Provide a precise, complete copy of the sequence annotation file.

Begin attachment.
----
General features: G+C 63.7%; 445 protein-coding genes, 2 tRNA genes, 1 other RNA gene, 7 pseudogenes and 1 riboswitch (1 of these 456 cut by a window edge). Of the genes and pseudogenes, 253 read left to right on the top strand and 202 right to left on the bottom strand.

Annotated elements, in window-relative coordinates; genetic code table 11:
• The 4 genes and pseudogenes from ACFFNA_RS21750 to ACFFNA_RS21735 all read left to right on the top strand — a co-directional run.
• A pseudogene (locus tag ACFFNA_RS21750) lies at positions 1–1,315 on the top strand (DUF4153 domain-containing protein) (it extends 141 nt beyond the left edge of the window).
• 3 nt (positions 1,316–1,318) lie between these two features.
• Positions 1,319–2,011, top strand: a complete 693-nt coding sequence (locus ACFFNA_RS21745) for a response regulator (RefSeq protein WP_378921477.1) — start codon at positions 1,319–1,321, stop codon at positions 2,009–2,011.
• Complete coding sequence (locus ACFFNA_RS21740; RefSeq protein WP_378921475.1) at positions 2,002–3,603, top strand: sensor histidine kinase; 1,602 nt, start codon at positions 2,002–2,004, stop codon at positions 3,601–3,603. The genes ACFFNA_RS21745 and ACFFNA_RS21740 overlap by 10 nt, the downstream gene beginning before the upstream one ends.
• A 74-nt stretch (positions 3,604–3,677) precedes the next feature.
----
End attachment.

General features: G+C 63.7%; 445 protein-coding genes, 2 tRNA genes, 1 other RNA gene, 7 pseudogenes and 1 riboswitch (1 of these 456 cut by a window edge). Of the genes and pseudogenes, 253 read left to right on the top strand and 202 right to left on the bottom strand.

Annotated elements, in window-relative coordinates; genetic code table 11:
• The 4 genes and pseudogenes from ACFFNA_RS21750 to ACFFNA_RS21735 all read left to right on the top strand — a co-directional run.
• A pseudogene (locus tag ACFFNA_RS21750) lies at positions 1–1,315 on the top strand (DUF4153 domain-containing protein) (it extends 141 nt beyond the left edge of the window).
• 3 nt (positions 1,316–1,318) lie between these two features.
• Positions 1,319–2,011, top strand: a complete 693-nt coding sequence (locus ACFFNA_RS21745) for a response regulator (RefSeq protein WP_378921477.1) — start codon at positions 1,319–1,321, stop codon at positions 2,009–2,011.
• Complete coding sequence (locus ACFFNA_RS21740; RefSeq protein WP_378921475.1) at positions 2,002–3,603, top strand: sensor histidine kinase; 1,602 nt, start codon at positions 2,002–2,004, stop codon at positions 3,601–3,603. The genes ACFFNA_RS21745 and ACFFNA_RS21740 overlap by 10 nt, the downstream gene beginning before the upstream one ends.
• A 74-nt stretch (positions 3,604–3,677) precedes the next feature.